There are several fact sheets that have been developed for weed management in matted-row strawberry systems but many of the processes have not been tested in western NY. Cornell’s Pest management Guidelines for Berry Crops includes several weed management strategies that would be useful for growers in western NY. For farmers to see a field trial to gauge the impacts on weeds to potentially be adopted as a new growing practice in the future.  Particle Weeding is a new idea being utilized in Nebraska for weed management in organic vegetable and field crops.  Several vegetable crops have been used for testing this method but there is limited research on how it may be utilized in strawberry production.  Northeast SARE funded a project several years ago related to weed management utilizing landscape fabric.  This project includes these materials to use as a comparison.  Industrial hemp is being grown in western NY and there is currently a limited market for this crop.  Industrial hemp mulch is said to provide a dryer surface layer, which may help reduce conditions for weed growth.  There has been limited research on industrial hemp mulch used in a matted-row strawberry system.

Cooperators

Click linked name(s) to expand
  • Dr. Darcy Telenko - Technical Advisor (Educator and Researcher)

Research

Materials and methods:

For this project we implemented 6 treatments with 3 replications of each. Each treatment was the width of one row (4ft) and 65 ft long and the replications were spread throughout the field for land variability. The remainder of the rows were left untreated for comparison.

Treatments:

  1. Integrated weed management following chart 7.4.2 in the Cornell Pest Management Guidelines for Berry Crops for herbicide recommendations followed by biweekly cultivating. Cornell-Guidelines-Weed-Management-Chart
  2. Bi-weekly cultivation
  3. Herbicide only following the herbicide recommendations for planting year on chart 7.4.2 in the Cornell Pest Management Guidelines for Berry Crops.Cornell-Guidelines-Weed-Management-Chart
  4. Landscape fabric placed in row middles at planting.
  5. Industrial hemp mulch applied in row middles at planting.
  6. Particle weeding (weed blasting). A physical form of weed control that uses air propelled abrasive grits to kill small weeds within a crop row. Any small, gritty material can be used in abrasive-weeding, but for this project we wish to use cornmeal. Since previous research has found that one blast of particles (cornmeal or greensand fertilizer) reduced weed seedling biomass by 95-100% based on weed type.  This weeding method was especially useful in treating palmer amaranth and green foxtail.  Abrasive grits will be applied between the rows via compressed air (100 PSI) by hand using a machine created with a portable air-compressor and a hand-held siphon grit applicator, both of these can be found at our local hardware store.  See pictures for details on the two models we built:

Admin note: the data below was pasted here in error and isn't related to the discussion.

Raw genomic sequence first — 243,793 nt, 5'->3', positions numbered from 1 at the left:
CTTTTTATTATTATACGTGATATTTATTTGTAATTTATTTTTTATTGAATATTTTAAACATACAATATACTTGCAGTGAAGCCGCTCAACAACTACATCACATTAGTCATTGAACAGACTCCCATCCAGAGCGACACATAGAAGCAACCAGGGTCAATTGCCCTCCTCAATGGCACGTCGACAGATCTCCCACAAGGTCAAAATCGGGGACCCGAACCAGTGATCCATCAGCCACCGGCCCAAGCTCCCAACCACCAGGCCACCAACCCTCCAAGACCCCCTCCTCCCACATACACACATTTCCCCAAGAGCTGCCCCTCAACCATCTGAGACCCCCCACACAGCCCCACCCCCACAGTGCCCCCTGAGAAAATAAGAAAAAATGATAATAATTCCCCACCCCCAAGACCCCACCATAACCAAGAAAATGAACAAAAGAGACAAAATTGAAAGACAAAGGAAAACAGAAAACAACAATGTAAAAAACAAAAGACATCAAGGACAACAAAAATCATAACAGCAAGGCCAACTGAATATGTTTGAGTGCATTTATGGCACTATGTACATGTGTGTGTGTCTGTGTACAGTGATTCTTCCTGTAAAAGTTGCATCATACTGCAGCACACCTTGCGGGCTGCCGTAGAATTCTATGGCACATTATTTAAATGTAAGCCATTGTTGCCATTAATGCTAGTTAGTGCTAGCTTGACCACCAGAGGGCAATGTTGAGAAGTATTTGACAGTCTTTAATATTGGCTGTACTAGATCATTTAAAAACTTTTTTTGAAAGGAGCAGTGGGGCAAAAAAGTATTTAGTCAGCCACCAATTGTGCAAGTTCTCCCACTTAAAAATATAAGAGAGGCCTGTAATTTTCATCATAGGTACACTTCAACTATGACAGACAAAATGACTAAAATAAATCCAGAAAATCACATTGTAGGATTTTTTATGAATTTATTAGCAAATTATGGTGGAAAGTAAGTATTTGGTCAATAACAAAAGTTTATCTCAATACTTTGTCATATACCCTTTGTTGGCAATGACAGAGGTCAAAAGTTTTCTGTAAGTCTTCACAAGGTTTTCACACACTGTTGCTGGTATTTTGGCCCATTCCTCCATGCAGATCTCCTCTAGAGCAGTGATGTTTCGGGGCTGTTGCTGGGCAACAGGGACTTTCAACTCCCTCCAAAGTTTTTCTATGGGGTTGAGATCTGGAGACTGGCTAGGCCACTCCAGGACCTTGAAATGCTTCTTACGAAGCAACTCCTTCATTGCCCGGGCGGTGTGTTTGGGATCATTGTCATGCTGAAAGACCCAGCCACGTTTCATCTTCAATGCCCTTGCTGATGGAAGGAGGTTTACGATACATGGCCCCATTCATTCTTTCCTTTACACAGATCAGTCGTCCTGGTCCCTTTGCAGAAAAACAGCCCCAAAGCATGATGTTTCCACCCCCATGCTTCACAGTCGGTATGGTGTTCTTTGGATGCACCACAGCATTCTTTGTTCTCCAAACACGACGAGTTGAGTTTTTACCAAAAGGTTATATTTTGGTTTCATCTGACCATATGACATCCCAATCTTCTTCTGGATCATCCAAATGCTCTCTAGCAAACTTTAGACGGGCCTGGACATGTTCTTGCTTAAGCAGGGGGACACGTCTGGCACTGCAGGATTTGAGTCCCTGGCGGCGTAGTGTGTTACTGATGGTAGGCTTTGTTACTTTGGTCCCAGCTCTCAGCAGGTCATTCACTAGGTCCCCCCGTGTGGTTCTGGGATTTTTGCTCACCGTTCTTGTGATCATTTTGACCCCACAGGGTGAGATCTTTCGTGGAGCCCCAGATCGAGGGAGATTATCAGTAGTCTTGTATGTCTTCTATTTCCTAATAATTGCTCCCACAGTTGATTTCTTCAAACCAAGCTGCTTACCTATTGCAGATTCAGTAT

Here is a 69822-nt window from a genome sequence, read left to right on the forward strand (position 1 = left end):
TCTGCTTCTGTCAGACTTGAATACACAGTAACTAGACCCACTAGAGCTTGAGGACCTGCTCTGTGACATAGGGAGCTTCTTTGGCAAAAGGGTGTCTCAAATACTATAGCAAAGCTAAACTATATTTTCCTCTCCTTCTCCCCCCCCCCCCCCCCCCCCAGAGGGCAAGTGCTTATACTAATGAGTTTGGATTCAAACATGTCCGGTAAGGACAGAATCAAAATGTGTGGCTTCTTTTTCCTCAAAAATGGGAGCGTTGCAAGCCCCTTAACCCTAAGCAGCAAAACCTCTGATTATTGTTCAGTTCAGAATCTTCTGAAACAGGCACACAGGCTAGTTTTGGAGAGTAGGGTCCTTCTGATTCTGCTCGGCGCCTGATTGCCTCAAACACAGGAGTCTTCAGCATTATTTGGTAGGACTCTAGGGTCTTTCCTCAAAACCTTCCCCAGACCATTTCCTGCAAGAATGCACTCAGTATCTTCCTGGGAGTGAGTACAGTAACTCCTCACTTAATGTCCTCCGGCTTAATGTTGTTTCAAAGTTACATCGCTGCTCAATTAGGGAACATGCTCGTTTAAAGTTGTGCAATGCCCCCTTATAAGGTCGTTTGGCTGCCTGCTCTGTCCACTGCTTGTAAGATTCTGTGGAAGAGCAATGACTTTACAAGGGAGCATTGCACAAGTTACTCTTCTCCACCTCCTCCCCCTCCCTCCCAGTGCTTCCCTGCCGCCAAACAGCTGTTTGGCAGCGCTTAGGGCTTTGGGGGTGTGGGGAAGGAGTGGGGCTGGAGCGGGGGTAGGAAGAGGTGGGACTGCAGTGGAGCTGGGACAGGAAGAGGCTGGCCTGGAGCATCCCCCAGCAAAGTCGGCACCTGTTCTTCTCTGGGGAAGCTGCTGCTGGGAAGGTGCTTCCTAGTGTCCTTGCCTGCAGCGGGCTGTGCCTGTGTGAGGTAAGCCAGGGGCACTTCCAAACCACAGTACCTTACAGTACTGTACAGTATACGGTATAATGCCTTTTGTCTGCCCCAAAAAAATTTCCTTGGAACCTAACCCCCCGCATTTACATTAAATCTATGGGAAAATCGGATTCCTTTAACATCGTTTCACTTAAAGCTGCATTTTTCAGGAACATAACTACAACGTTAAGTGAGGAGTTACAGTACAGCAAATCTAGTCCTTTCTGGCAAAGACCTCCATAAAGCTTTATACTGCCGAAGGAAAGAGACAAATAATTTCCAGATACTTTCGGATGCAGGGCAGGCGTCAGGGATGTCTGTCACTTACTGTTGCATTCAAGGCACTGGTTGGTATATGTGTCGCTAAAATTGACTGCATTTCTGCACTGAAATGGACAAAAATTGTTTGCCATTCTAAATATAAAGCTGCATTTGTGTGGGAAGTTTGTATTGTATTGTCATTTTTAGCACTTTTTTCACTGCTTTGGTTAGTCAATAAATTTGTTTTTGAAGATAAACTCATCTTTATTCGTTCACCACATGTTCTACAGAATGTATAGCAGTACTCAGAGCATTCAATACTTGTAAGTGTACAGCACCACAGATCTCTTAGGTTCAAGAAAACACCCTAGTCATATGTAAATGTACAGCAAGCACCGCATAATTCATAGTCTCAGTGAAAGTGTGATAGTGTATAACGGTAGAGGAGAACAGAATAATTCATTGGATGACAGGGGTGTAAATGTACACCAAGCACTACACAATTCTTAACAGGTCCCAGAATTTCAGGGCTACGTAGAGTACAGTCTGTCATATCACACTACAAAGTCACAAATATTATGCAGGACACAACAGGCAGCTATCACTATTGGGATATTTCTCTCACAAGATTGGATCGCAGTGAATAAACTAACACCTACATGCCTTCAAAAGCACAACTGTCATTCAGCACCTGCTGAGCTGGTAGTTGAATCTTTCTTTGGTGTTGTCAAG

Prototype 1
    Prototype 2

     
Research results and discussion:

For each plot we measured weed type and percent cover every other week for 8 weeks. Below you will find the information collected on the original methods for each treatment.  All plots were prepped the same.  The strawberries were planted into a field that in 2017 had roundup ready soybeans.  The field was moldboard plowed and rototilled following a 20 day wait of roundup.  Simplified version can be found via this chart: SARE-Chart-for-weed-management1

  1. Integrated weed management following chart 7.4.2 in the Cornell Pest Management Guidelines for Berry Crops for herbicide recommendations followed by biweekly cultivating. Cost per acre: $30 ($25.34/acre herbicide cost, $5/acre fuel cost)
    1.   After planting Prowl H2O was used as a post plant herbicide application (about 1/2 inch of rain followed 5 hours after the herbicide application) 
    2. We waited to spray until weed seedlings were present before cultivating which was about 4 weeks (the spring was abnormally dry).  Weeds present included spurry, shepherds purse, and amaranth (pigweed) at about 2% coverage per plot
    3. Week 4 we cultivated and continued to cultivate every other week (2% weed coverage at each time of cultivation weed type included: pigweed
    4. The weed management chart in the Cornell Guidelines called for a spray of fusilade for perennial grasses and devrinol.  We did not spray these as there was not sign of grasses in these plots.  We believe that since we had a dry year and had the right amount of rainfall following the application of Prowl H2O it did a good job of continuing to control the grasses